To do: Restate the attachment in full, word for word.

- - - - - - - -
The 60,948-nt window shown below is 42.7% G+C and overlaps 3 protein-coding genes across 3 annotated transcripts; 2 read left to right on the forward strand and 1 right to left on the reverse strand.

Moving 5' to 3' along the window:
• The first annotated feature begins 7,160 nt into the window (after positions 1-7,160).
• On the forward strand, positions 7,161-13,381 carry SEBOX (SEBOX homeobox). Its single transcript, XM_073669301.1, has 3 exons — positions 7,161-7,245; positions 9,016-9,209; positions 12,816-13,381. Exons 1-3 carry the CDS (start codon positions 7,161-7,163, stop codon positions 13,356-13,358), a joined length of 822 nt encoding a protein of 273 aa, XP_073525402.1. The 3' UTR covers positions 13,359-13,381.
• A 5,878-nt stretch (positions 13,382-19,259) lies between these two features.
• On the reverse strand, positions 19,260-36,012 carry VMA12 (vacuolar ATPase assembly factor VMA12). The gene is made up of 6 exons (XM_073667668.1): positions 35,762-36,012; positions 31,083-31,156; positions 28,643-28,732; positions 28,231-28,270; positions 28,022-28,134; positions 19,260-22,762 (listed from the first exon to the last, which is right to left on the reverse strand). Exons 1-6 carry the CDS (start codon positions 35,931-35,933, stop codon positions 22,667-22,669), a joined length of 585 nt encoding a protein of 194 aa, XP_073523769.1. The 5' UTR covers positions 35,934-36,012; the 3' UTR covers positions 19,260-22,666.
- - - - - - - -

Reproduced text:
The 60,948-nt window shown below is 42.7% G+C and overlaps 3 protein-coding genes across 3 annotated transcripts; 2 read left to right on the forward strand and 1 right to left on the reverse strand.

Moving 5' to 3' along the window:
• The first annotated feature begins 7,160 nt into the window (after positions 1-7,160).
• On the forward strand, positions 7,161-13,381 carry SEBOX (SEBOX homeobox). Its single transcript, XM_073669301.1, has 3 exons — positions 7,161-7,245; positions 9,016-9,209; positions 12,816-13,381. Exons 1-3 carry the CDS (start codon positions 7,161-7,163, stop codon positions 13,356-13,358), a joined length of 822 nt encoding a protein of 273 aa, XP_073525402.1. The 3' UTR covers positions 13,359-13,381.
• A 5,878-nt stretch (positions 13,382-19,259) lies between these two features.
• On the reverse strand, positions 19,260-36,012 carry VMA12 (vacuolar ATPase assembly factor VMA12). The gene is made up of 6 exons (XM_073667668.1): positions 35,762-36,012; positions 31,083-31,156; positions 28,643-28,732; positions 28,231-28,270; positions 28,022-28,134; positions 19,260-22,762 (listed from the first exon to the last, which is right to left on the reverse strand). Exons 1-6 carry the CDS (start codon positions 35,931-35,933, stop codon positions 22,667-22,669), a joined length of 585 nt encoding a protein of 194 aa, XP_073523769.1. The 5' UTR covers positions 35,934-36,012; the 3' UTR covers positions 19,260-22,666.